ENERGY: Electricity from solar panels and wind farms
Solar and wind power companies expect the EU to build 220 gigawatts of solar power and 92 gigawatts of wind power over the next four years. It helps that renewable energies are becoming cheaper and cheaper. According to London-based climate think tank Ember, that would be even more than is needed in some scenarios to limit global warming to 1.5 degrees.
“To get out of this crisis, we need a massive influx of reliable, homegrown renewable energy,” said Harriet Fox, solar analyst at Ember. “If the EU is serious about expanding renewable energies, then there is no reason not to meet the industry's targets.”
The projections of the wind power industry are less optimistic than those of the solar industry. This is mainly due to the long time it takes to obtain the necessary permits and build wind farms. In November, EU member states agreed to grant these permits more quickly in future. In this way, companies could skip some of the bureaucracy of assessing the environmental impact of a project in order to shorten the time between planning and construction.
BUILDINGS: heating without gas
The EU wants more buildings renovate and increase the share of renewable energy in this sector to 49 percent by 2030. In a draft, the European Commission is committed to installing solar panels on new public and commercial buildings by 2027, and on existing buildings by 2028. New residential buildings are to be equipped with solar modules from 2030.
In addition to clean energy infrastructure, the EU would also need to electrify applications that require fossil fuels – such as gas heating. An effective alternative are electric heat pumps.
According to model calculations by the EU Commission, heat pumps powered by electricity from renewable energies should generate at least three times as much heat as before by the end of the decade. A preliminary analysis by the Regulatory Assistance Project – a global non-profit organization working to make buildings carbon neutral – estimates that this would require installing new pumps twice as fast as previously. High gas prices have already boosted demand for heat pumps, but a lack of qualified installers is currently slowing down expansion.
TRAFFIC: Driving without petrol
The EU Commission wants to reduce the CO2 emissions of new cars by 55 percent by 2030 and reduce them to zero by 2035. That would be one of the easiest ways to make the transport sector climate-friendly. It is the only area in which emissions have been rising steadily so far: In 2021, greenhouse gas emissions from transport were 15 percent higher than 1990.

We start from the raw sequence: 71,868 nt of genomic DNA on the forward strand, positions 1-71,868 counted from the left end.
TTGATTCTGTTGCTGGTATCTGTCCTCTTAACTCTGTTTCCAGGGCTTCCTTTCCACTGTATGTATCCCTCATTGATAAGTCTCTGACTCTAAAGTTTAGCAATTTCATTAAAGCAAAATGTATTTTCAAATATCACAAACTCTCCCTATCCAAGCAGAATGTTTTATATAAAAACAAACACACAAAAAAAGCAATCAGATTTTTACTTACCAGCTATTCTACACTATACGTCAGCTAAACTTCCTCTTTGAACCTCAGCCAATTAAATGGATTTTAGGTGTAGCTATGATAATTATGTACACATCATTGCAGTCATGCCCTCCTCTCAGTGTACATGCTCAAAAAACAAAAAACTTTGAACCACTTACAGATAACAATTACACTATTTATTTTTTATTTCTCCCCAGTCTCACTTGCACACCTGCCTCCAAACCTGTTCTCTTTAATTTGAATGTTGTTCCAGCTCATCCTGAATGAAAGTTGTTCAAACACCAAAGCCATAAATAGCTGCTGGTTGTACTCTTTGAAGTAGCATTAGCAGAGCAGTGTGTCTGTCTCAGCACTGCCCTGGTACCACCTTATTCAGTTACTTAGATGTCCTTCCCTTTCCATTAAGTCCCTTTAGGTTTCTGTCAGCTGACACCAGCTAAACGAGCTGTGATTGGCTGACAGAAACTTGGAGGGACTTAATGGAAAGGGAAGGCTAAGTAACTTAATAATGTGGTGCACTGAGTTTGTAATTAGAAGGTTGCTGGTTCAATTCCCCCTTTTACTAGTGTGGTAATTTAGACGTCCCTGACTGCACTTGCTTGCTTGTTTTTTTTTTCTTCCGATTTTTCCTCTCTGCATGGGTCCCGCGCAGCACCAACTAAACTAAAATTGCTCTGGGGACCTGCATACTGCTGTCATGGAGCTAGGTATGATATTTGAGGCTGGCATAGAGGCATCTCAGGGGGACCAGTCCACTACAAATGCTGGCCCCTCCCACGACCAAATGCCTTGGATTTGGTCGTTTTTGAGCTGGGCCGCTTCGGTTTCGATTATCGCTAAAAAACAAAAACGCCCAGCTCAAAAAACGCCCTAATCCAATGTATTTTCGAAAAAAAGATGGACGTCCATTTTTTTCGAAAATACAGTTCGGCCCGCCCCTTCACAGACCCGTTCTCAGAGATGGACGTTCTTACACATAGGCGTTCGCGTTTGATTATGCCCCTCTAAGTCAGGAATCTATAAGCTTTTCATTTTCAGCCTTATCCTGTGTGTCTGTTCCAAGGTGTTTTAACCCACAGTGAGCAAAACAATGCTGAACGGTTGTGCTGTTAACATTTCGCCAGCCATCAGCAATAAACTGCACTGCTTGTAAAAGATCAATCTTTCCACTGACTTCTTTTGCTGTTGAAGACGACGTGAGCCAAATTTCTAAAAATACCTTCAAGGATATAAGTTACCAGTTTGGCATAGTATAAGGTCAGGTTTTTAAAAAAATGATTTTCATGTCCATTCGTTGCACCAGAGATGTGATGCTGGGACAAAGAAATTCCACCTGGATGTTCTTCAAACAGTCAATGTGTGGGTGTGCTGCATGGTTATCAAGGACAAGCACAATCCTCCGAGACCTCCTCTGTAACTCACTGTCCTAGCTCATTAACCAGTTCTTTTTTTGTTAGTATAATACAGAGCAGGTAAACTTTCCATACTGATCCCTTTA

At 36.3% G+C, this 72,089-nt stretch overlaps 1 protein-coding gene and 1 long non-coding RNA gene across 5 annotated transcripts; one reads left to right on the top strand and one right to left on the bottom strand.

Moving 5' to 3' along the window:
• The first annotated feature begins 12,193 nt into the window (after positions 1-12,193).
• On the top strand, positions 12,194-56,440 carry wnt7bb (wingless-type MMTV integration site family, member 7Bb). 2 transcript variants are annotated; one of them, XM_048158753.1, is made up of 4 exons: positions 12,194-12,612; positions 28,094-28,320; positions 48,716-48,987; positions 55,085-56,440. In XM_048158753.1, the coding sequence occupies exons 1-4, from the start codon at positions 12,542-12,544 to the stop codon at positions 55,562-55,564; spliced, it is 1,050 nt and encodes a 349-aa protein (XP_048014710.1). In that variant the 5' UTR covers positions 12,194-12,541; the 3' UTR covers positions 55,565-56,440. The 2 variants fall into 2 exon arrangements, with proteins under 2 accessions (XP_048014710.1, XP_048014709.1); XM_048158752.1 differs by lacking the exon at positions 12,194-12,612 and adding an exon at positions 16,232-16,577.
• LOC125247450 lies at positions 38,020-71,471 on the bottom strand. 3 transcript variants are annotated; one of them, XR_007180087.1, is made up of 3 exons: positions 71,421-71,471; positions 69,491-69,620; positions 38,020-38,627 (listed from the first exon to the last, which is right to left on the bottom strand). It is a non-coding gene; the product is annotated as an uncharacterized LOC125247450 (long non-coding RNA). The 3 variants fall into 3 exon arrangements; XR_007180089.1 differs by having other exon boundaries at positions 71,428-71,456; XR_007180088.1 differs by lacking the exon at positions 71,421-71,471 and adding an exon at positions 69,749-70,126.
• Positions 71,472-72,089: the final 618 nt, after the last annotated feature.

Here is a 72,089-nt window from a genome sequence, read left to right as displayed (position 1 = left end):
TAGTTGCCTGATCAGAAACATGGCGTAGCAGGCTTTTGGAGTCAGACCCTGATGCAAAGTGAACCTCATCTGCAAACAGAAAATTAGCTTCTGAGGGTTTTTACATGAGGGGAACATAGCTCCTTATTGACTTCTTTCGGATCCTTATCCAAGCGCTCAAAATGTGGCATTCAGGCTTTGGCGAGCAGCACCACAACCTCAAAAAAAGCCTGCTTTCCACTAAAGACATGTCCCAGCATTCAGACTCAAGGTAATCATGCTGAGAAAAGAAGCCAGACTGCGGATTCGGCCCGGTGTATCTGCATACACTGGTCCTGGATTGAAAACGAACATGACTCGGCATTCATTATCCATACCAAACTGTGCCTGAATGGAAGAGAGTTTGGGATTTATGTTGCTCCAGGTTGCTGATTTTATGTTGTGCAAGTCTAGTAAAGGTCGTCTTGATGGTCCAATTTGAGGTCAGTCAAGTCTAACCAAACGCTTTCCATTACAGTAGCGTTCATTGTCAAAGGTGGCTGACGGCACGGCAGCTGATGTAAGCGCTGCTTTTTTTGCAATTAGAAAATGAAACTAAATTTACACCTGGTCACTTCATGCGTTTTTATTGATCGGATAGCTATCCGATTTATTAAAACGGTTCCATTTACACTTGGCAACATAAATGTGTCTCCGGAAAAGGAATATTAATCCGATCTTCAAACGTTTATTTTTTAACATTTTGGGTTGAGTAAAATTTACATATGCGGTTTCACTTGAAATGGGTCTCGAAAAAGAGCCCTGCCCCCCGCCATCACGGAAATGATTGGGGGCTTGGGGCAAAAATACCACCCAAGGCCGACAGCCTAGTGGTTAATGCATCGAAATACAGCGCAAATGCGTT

However, some Member States, including Germany and Italy, have so far rejected this target.
Experts believe that the goal is achievable, but also not very ambitious. More and more electric cars are being sold in the EU: in 2020, 11 percent of all new vehicles were electric, by 2021 it was already 18 percent.
Emissions could fall even faster if more people leave the car at home – in favor of public transport, bicycles or footpaths.
FARMING: Clean up the farms
The EU has made little progress in agriculture, which is responsible for around ten percent of Europe's greenhouse gas emissions. They are made up of different factors, such as methane gas that is released when cows burp, nitrogen oxides from fertilizers, or liquid manure that contains both.
Two thirds of the greenhouse gases from European agriculture come directly from livestock farming. The EU plans to introduce sustainable feed additives that reduce methane emissions from cows and to plant less soy for animal feed on deforested land. But the necessary change is not possible without EU citizens changing their eating habits.
The data sources on which this article is based can be found here. This project is part of a cooperation between several members of the European Data Journalism Network. DW managed the project, Openpolis, Pod črto, Denik Referendum and VoxEurop were partner editors.